The best part was that it was a talented junior squad that fueled their success.
By all accounts, 2020 is “go-time” for Gunnison, and voters agree. Deseret News’ 2A preseason poll ranked the Bulldogs No. 6, their highest preseason ranking in years.
“Consistency-wise, we’re where we’d like to be as far as a basketball program,” head coach Ben Hill said. “Last year was a good year for us. We had solid seniors that did a lot of good things for us.”
Returning one of their most talented cores in years, the Bulldogs are led by senior Creed Mogle, who led the team in scoring last season with over 15 points per game. Seniors Janzen Keisel, Harley Hill, and Payton Dyreng look to pace the offense as well. Junior Jack Hansen leads a small group of underclassmen also featuring sophomore Jon Willden.
Keisel committed earlier this year to play baseball at BYU after graduating.
Some struggles may come on the rebounding game as the Bulldogs contend with the graduation of Braxon Silvester and Garrett Francis, but with their returning starters primarily being the go-to scorers of last year’s squad, Gunnison will be expected to be a force in the region again. To do so, they will have to contend mightily with a replenished squad at North Summit, ranked No. 5.
Hill described it as a “collective effort” to continue rebounding effectively this year as they will replace much of their frontcourt, relying on the core four of Keisel, Mogle, Hill, and fellow senior Zach Stewart.
Although the 2012 squad that played for the 2A state championship seems very long ago, the 2020 interaction of the Bulldogs could provide new hope for the Gunnison basketball program.
Gunnison’s first two games were affected by the pandemic, with the season opener against Wayne being rescheduled to this Wednesday, and the home opener with Parowan being cancelled. The Bulldogs’ season began at the Bear River Winter Classic in Ogden, then Garland, then Cedar City last Thursday through Saturday.
Assistant coach Jordan Stewart said he was pleased with how his team responded to the pace they saw playing the 4A-level squads over the weekend.
The Bulldogs started with a 59-52 win over Ben Lomond Thursday night. Keisel scored 17, Willden 16 and Hill 16.
The next day, they lost against the hosts, 4A Bear River, 65-50. Hill’s stat line stood out with 18 points, including four 3-pointers. Mogle and Willden each got into double-figures as well with 15 and 12 points, respectively.
The Bulldogs left Garland with a win as they beat 4A Canyon View in their second game of the Classic, 54-42. Hill lit it up from outside once again with six made threes en route to 21 points. Mogle backed it up with 11 points.
“Overall, we feel pretty good about where we’re at,” Stewart said. “The kinds of things we’ve been focusing on is really being a tough, gritty team, to be the aggressor defensively and out-rebound. All three games, we rebounded really well, we played physical, so we’re happy about where we’re at.”
Gunnison’s home opener is this Wednesday against Wayne, and they will take on 3A Juab this Friday at home.
MOUNT PLEASANT—The pandemic didn’t make basketball easy to play for any team in the state, but for the tournament-hopping Wasatch Academy Tigers, this is going to be one of the most stressful seasons in recent memory.
The Tigers were primed for greatness last March, ranked in the top 5 in the nation by MaxPreps and various other polls, and every member of the starting lineup was committed to playing Division I college basketball the next year. They had a No. 2 seed in the GEICO Nationals, and numerous predictors looked at Wasatch to, at very least, pick up their first national tournament victory in school history.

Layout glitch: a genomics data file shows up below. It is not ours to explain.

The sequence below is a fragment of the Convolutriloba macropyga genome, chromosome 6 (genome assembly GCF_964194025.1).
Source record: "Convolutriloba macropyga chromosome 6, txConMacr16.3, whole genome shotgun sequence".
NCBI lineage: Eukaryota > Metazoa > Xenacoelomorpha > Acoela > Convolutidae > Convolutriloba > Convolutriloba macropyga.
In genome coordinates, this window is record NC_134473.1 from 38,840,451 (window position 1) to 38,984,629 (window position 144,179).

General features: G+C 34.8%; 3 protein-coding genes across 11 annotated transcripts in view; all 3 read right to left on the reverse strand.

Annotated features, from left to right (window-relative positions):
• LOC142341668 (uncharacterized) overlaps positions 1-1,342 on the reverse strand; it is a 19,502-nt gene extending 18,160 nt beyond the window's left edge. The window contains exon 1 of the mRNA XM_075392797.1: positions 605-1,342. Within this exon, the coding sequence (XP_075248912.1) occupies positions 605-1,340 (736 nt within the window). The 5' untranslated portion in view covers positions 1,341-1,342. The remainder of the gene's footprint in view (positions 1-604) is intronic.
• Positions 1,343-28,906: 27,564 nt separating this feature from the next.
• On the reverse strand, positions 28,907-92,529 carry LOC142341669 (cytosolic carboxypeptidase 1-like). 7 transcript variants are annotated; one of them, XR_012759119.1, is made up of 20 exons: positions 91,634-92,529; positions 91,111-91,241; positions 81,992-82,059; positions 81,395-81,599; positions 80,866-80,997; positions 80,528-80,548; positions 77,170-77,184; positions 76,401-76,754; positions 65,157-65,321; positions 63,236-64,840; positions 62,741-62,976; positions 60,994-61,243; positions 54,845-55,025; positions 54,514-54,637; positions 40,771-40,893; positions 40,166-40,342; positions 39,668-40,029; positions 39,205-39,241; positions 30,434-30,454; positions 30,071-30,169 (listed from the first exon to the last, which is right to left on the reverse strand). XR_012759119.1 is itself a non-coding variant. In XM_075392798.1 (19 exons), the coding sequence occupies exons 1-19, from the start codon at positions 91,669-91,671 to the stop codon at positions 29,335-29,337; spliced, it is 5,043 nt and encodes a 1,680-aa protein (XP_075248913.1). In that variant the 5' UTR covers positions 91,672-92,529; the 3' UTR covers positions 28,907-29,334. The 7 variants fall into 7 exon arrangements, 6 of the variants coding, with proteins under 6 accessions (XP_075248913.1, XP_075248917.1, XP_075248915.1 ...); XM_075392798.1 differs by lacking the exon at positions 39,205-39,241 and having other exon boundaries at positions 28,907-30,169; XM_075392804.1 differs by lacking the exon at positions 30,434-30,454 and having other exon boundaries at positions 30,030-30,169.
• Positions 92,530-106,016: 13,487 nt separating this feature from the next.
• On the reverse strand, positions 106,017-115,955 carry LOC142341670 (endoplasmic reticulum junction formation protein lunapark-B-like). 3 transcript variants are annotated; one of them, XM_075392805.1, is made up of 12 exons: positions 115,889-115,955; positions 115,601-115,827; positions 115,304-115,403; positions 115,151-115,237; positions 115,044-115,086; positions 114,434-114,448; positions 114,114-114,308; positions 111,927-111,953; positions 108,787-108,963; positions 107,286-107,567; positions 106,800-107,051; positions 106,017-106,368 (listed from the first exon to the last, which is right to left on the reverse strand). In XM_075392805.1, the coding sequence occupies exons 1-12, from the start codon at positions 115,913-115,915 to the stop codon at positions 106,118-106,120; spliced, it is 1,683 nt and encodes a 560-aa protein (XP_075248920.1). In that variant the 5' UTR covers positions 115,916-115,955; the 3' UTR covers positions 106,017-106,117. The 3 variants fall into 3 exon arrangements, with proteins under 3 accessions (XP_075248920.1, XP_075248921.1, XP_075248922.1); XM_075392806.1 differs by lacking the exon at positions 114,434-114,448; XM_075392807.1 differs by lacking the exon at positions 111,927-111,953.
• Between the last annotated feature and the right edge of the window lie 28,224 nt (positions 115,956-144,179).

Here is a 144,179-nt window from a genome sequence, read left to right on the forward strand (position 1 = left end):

Instead, the most accomplished team in Wasatch Academy stayed in Mount Pleasant, packed it up, and sent their players home. COVID-19 had cancelled the tournament and ended their season.
After the season was over, the program took another unexpected hit when second-year head coach David Evans resigned from the program. Evans, who never publicly gave reason for his departure, is now head coaching a brand new basketball program at Real Salt Lake Academy, trying to build a second iteration of the Tigers.
So it became that Paul Peterson, a longtime assistant of Evans’, took over as head coach and, despite graduating its entire starting lineup, the team’s future is bright with a plethora of incoming stars.
Along with the return of junior guard Richard Isaacs, senior Brennan Rigsby and senior BYU commit Fousseyni Traore, the Tigers welcomed incoming senior and future Kentucky Wildcat Nolan Hickman.
Hickman joined the program after averaging 17.1 points per game in his junior year at Eastside Catholic High School in Sammamish, Wash. Ranked the No. 61 prospect in the 2021 class, Hickman ranking in the class is only second to last year’s Mady Sissoko as the highest-rated recruit in school history at Wasatch Academy.
Peterson could not be contacted for comment on this story. He was flying back from the Hoophall Classic where the Tigers went 2-0, beating Grayson, Ga., 75-72 in overtime, and Pebblebrook, Ga., 71-62. Traore was the highlight of the tournament with his 21-point outing on 6-7 shooting against Pebblebrook.
Last week, the Tigers predictably swept their games at the Great Western Shootout, dominating Lone Peak, 83-64, and American Fork, 90-58.
Isaacs led all scorers with 28 points, with six 3-pointers, against Lone Peak. Traore and Hickman scored 19 and 15 points, respectively.
Against American Fork, it was Rigsby who led the way with 22 points, while senior newcomer Robbie Armbrester contributed 18 points. Isaacs and junior Matus Hronsky each scored 12 points.
The Tigers’ schedule remains volatile as their national travel could be limited by COVID-19, according to assistant athletic director Travis Madsen. Having faced their old rival Layton Christian Academy last Monday, they will play Dixie in the American Fork Elite 8 tournament. They are scheduled to play Salem Hills at home next Tuesday for their first home game of the season.